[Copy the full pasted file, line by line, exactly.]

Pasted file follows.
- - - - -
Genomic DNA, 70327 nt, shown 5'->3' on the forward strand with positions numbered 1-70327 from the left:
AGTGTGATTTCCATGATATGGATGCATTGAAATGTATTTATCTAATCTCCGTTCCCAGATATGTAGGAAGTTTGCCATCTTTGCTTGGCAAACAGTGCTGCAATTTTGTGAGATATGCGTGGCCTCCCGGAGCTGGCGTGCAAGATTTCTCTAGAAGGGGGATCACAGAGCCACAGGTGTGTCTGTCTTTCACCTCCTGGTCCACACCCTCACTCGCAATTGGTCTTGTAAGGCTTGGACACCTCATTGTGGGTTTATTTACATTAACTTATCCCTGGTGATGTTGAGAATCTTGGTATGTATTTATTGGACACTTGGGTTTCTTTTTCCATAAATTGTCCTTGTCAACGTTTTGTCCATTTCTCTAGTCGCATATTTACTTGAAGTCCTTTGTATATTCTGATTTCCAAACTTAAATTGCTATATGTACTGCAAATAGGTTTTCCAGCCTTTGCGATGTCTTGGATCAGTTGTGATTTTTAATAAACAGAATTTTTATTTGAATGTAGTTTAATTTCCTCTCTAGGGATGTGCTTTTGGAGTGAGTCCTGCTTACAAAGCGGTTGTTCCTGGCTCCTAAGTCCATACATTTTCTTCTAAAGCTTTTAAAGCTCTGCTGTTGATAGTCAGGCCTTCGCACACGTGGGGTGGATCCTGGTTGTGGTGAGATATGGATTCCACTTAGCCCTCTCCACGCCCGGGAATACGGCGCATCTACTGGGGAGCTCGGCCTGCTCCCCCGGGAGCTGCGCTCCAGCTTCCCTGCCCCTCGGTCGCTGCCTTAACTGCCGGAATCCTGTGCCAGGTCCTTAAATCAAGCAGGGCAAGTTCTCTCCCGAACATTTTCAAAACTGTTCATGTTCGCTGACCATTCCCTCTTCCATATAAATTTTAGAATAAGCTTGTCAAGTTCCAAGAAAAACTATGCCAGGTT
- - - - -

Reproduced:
Genomic DNA, 70327 nt, shown 5'->3' on the forward strand with positions numbered 1-70327 from the left:
AGTGTGATTTCCATGATATGGATGCATTGAAATGTATTTATCTAATCTCCGTTCCCAGATATGTAGGAAGTTTGCCATCTTTGCTTGGCAAACAGTGCTGCAATTTTGTGAGATATGCGTGGCCTCCCGGAGCTGGCGTGCAAGATTTCTCTAGAAGGGGGATCACAGAGCCACAGGTGTGTCTGTCTTTCACCTCCTGGTCCACACCCTCACTCGCAATTGGTCTTGTAAGGCTTGGACACCTCATTGTGGGTTTATTTACATTAACTTATCCCTGGTGATGTTGAGAATCTTGGTATGTATTTATTGGACACTTGGGTTTCTTTTTCCATAAATTGTCCTTGTCAACGTTTTGTCCATTTCTCTAGTCGCATATTTACTTGAAGTCCTTTGTATATTCTGATTTCCAAACTTAAATTGCTATATGTACTGCAAATAGGTTTTCCAGCCTTTGCGATGTCTTGGATCAGTTGTGATTTTTAATAAACAGAATTTTTATTTGAATGTAGTTTAATTTCCTCTCTAGGGATGTGCTTTTGGAGTGAGTCCTGCTTACAAAGCGGTTGTTCCTGGCTCCTAAGTCCATACATTTTCTTCTAAAGCTTTTAAAGCTCTGCTGTTGATAGTCAGGCCTTCGCACACGTGGGGTGGATCCTGGTTGTGGTGAGATATGGATTCCACTTAGCCCTCTCCACGCCCGGGAATACGGCGCATCTACTGGGGAGCTCGGCCTGCTCCCCCGGGAGCTGCGCTCCAGCTTCCCTGCCCCTCGGTCGCTGCCTTAACTGCCGGAATCCTGTGCCAGGTCCTTAAATCAAGCAGGGCAAGTTCTCTCCCGAACATTTTCAAAACTGTTCATGTTCGCTGACCATTCCCTCTTCCATATAAATTTTAGAATAAGCTTGTCAAGTTCCAAGAAAAACTATGCCAGGTT